- Three quarters (74.8 percent) of RNs in rural settings received their initial nursing degrees through either an ADN or diploma program, at 57.2 percent and 17.6 percent respectively.
- Primarily due to shortages of faculty and clinical sites, in the 2009–2010 academic year ADN programs rejected 46 percent of qualified applications, compared with 37 percent of bachelor of science in nursing (BSN) programs and 21 percent of diploma programs.
- ADN schools of nursing provide the nation its greatest nursing workforce diversity, graduating about 71 percent of Black and Hispanic RNs.
- ADN schools have educated nearly 70 percent of RNs caring for geriatric and long-term care patients.
- The majority of medical military corps workers (61.1 percent) choosing to become RNs have become ADN-prepared RNs.
- ADN- and BSN-prepared RNs are equally competent to serve in leadership roles in management or administration positions at 33.6 percent and 34.8 percent, respectively.
- More than 1 million health-care workers have chosen to become RNs through ADN programs, making ADN-prepared RNs the largest cohort of RNs with health occupation experience prior to becoming nurses.
- Nearly 25 percent (341,025) of ADN-prepared RNs held academic degrees prior to earning their nursing degrees. Of that percentage, 42 percent (142,789) held bachelor’s degrees.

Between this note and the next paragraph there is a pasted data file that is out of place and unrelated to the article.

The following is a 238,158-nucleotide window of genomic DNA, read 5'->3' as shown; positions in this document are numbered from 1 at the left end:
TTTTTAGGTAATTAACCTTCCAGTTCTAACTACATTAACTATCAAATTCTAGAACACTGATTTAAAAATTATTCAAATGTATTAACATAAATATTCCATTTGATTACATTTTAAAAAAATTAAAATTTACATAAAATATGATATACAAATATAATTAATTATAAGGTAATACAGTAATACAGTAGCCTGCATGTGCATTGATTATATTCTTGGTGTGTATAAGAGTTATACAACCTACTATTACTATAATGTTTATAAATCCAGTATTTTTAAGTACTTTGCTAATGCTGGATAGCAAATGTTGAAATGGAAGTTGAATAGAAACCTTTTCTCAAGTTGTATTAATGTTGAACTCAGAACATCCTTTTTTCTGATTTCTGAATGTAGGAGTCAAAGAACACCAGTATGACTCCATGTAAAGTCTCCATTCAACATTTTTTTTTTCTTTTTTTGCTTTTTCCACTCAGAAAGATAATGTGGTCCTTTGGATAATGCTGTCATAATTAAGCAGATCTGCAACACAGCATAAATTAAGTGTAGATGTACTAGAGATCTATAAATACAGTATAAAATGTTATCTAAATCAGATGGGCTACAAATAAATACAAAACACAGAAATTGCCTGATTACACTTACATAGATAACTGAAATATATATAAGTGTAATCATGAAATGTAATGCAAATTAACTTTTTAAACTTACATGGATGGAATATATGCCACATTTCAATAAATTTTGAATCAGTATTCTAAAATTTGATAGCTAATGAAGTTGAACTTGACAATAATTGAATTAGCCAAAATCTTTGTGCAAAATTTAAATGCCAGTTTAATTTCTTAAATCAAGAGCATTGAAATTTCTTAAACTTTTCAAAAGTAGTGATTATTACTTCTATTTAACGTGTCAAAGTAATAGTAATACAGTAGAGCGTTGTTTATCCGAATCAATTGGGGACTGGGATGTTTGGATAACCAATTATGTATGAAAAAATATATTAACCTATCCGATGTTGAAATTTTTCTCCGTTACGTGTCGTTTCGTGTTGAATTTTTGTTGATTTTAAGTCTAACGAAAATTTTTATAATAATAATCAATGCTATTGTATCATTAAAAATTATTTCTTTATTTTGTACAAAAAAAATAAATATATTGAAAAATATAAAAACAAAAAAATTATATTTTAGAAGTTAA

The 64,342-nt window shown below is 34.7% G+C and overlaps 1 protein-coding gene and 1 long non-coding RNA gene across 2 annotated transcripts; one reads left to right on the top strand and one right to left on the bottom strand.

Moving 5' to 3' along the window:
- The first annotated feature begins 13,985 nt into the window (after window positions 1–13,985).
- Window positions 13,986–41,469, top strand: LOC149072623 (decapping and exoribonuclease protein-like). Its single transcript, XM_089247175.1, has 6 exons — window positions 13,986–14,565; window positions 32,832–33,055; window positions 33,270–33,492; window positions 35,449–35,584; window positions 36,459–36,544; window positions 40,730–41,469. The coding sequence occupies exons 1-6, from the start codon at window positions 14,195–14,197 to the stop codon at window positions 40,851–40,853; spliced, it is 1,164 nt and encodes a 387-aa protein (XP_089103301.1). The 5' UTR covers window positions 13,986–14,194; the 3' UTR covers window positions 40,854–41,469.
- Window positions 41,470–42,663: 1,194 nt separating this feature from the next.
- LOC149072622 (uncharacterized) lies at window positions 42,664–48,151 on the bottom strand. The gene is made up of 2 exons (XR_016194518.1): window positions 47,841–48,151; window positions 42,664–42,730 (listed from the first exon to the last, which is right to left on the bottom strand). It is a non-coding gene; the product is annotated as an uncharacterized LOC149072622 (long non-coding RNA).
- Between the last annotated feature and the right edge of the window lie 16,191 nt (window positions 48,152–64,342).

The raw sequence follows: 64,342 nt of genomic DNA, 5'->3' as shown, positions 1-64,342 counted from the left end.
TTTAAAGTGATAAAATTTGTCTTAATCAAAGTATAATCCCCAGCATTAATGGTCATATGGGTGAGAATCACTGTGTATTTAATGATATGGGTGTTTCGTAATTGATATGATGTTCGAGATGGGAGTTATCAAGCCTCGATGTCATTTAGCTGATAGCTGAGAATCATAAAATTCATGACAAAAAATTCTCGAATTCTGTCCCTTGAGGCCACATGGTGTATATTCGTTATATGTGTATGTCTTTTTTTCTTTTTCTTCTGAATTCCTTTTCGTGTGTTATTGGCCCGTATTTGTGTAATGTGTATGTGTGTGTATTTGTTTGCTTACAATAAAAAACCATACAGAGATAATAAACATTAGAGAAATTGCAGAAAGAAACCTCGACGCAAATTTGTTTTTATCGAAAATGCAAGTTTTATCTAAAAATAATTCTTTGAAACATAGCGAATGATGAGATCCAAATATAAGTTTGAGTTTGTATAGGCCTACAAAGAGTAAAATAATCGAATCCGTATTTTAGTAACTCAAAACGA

- Employers are equally likely to hire ADN- and BSN-prepared RNs, with 75 percent of all RNs working in nursing.
- Hospitals employ comparable numbers of BSN- and ADN prepared RNs at 646,695 and 626,119, respectively.
- About an equal percentage of ADN- and BSN-prepared RNs are employed in public or community settings, at 33.7 percent and 36.4 percent, respectively.
- ADN-prepared RNs are an excellent solution to the faculty shortage, because they are poised to achieve graduate degrees via approximately 173 RN to Master of Science in Nursing (RN to MSN) programs.
Ivy Tech Community College is the state’s largest public postsecondary institution and the nation’s largest singly accredited statewide community college system serving nearly 200,000 students annually. Ivy Tech has campuses throughout Indiana. It serves as the state’s engine of workforce development, offering affordable degree programs and training that are aligned with the needs of its community along with courses and programs that transfer to other colleges and universities in Indiana. It is accredited by the Higher Learning Commission and a member of the North Central Association.